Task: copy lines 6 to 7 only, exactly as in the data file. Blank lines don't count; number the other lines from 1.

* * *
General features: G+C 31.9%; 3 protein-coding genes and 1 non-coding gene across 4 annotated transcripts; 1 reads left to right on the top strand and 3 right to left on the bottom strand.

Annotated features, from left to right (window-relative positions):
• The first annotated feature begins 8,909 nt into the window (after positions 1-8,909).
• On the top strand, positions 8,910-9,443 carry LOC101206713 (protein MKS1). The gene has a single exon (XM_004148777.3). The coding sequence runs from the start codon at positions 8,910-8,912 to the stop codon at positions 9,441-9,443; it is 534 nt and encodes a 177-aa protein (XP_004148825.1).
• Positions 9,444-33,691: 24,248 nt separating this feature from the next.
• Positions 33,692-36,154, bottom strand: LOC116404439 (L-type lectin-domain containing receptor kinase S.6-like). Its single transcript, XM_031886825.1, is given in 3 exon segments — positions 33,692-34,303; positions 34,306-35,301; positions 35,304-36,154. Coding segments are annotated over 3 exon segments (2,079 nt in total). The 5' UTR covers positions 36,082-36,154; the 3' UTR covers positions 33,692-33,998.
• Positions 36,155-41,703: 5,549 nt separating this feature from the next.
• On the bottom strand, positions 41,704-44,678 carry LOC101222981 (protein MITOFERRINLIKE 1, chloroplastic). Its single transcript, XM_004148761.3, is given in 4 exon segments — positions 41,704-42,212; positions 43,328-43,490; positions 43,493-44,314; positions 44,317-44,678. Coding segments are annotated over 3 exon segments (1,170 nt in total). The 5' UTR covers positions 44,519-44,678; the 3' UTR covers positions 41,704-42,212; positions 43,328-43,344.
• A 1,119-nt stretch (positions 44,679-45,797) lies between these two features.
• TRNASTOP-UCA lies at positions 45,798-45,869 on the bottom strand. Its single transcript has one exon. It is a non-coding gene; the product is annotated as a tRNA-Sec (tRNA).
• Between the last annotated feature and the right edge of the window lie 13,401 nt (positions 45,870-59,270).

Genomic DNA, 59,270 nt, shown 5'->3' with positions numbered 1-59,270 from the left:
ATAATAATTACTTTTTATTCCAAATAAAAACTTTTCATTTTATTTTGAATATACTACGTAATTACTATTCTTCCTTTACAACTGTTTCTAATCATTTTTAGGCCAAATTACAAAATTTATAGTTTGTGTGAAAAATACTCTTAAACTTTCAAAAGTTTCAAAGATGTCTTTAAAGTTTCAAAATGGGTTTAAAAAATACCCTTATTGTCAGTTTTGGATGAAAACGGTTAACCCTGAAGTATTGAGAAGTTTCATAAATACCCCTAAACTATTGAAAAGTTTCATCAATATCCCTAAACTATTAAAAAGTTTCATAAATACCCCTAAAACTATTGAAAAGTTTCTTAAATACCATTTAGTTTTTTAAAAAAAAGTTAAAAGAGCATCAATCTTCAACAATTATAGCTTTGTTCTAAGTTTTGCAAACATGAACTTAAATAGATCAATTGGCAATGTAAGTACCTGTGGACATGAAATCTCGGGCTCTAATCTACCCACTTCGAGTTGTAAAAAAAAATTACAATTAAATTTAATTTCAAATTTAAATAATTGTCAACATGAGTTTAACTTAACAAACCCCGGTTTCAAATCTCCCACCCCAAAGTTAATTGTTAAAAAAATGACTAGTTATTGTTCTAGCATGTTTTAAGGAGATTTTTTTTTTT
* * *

• Positions 33,692-36,154, bottom strand: LOC116404439 (L-type lectin-domain containing receptor kinase S.6-like). Its single transcript, XM_031886825.1, is given in 3 exon segments — positions 33,692-34,303; positions 34,306-35,301; positions 35,304-36,154. Coding segments are annotated over 3 exon segments (2,079 nt in total). The 5' UTR covers positions 36,082-36,154; the 3' UTR covers positions 33,692-33,998.
• Positions 36,155-41,703: 5,549 nt separating this feature from the next.